Unweighted FastUniFrac analysis revealed no-apparent grouping of Vibrio communities not only site by site but also year by year (Figure 3A). However, a simple cladogram constructed on the basis of relative abundances in the Vibrio community illustrated two apparent clusters in the Vibrio communities of Iriomote 2014, Osaki 2014, Sekisei 2014, Taketomi 2014 and Miyara 2013 and those of Taketomi 2012, Miyara 2014, Sekisei 2012, and Osaki 2013 (Figure 3B). Signatures of the former and the latter communities showed significant abundances (P < 0.05) of V. campbellii, V. hyugaensis (C6 group), and V. owensii respectively. Vibrios from Sekisei 2013 and Osaka 2012 were sub-clustered using a relative higher abundance of P. rosenbergii.
FIGURE 3. Vibrio community diversity dynamics in Ishigaki coral reef seawater. (A) Multidimensional scaling plot (FastUnifrac:PCoA), isolates indicating colors and shapes: blue, 2012; red, 2013; yellow, 2014; dot, Taketomi; square, Miyara; diamond, Osaki; triangle, Sekisei; square (+), Iriomote; (B) dendrogram clustering of vibrios according to their relative abundances.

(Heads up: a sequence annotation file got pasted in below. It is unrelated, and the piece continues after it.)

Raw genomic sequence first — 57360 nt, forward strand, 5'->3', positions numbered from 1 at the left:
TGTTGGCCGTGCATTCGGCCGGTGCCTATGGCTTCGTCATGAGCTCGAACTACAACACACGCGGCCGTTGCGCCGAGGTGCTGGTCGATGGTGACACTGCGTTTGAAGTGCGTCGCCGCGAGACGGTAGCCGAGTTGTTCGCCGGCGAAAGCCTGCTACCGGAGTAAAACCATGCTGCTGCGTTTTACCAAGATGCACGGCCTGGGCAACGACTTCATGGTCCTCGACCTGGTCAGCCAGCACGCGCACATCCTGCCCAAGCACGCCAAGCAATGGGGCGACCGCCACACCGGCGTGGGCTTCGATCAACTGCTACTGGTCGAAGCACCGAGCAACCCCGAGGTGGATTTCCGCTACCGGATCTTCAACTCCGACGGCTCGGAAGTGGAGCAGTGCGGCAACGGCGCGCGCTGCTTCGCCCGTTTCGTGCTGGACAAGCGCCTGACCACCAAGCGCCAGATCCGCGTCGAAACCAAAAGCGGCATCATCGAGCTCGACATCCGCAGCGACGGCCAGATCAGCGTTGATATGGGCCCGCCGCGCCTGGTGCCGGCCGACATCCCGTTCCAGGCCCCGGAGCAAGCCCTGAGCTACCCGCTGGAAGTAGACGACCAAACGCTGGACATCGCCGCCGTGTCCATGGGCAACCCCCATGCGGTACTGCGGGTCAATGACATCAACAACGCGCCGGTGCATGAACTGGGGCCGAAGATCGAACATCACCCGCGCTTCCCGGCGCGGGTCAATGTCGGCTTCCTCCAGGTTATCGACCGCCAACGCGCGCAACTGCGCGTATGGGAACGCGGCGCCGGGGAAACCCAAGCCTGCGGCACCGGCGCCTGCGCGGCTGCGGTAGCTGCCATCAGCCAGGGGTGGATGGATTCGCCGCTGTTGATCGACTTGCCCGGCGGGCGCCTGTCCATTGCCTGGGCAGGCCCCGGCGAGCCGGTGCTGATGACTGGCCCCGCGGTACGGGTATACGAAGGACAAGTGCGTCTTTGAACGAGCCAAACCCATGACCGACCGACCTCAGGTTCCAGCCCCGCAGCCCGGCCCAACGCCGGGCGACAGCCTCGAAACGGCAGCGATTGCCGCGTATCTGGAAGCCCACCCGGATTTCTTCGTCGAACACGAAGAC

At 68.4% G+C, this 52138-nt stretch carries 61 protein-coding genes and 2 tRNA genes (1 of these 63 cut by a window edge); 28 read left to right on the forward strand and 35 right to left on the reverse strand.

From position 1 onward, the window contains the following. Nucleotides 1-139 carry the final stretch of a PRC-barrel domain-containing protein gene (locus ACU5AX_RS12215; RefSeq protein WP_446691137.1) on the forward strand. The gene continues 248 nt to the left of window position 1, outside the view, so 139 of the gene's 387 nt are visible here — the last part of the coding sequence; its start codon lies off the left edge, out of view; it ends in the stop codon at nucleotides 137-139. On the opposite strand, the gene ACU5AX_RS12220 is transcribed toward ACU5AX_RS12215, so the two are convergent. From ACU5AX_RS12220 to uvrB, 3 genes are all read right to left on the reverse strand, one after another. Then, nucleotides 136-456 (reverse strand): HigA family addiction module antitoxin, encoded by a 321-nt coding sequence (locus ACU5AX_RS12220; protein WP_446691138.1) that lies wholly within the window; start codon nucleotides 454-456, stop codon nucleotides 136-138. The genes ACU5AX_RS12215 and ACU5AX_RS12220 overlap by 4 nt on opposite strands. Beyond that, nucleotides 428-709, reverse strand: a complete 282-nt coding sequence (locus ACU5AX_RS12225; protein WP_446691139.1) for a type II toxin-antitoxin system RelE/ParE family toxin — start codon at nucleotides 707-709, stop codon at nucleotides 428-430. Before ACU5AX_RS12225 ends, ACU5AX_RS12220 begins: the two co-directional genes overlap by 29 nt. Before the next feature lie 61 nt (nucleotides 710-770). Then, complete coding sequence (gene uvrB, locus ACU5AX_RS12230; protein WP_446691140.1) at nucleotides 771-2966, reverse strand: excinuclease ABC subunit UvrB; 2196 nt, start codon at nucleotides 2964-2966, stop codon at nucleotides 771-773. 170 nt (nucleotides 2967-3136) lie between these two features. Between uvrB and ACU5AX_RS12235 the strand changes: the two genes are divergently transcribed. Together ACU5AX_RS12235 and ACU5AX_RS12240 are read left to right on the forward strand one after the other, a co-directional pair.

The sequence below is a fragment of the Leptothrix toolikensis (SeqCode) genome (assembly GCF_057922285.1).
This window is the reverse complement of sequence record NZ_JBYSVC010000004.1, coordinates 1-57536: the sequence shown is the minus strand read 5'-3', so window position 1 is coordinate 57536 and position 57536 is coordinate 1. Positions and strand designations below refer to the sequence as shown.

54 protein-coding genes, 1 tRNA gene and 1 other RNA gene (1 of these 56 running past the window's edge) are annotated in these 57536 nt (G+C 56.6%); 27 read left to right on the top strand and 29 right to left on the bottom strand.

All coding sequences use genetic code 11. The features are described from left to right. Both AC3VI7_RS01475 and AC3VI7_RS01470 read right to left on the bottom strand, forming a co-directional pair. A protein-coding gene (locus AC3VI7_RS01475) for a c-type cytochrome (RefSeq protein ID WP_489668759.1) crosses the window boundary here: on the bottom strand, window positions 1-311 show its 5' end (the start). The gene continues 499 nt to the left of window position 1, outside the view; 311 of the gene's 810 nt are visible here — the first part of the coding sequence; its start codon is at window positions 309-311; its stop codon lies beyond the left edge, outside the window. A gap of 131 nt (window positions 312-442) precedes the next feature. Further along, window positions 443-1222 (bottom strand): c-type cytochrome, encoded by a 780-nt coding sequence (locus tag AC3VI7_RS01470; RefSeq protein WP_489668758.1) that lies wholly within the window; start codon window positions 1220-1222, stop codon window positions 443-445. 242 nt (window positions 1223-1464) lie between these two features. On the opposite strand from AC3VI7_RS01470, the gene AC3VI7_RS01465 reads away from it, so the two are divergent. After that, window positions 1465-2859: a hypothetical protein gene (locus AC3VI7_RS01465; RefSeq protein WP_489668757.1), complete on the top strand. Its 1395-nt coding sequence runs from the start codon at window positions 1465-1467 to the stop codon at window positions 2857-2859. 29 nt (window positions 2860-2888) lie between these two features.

Correlation between Environmental Variables and Vibrio Abundances
Vibrio campbellii abundance significantly increased (r = 0.62; P < 0.05) along with rising seawater temperature whereas V. owensii (r = -0.58; P < 0.05) and the C6 group of V. hyugaensis (r = -0.62; P < 0.05) abundances significantly decreased with an increase in seawater temperature (Table 1). Moreover, the correlation assessment between Vibrio abundances and DOC availability illustrated (Table 1) that P. rosenbergii and the V. hyugaensis (C6 group) increased along with increased DOC whereas V. owensii, V. campbellii, and V. coralliilyticus showed the opposite results.
TABLE 1. Correlation coefficient (r) and significant levels (P-values) obtained from the correlation analysis between major Vibrio abundances and environmental variables.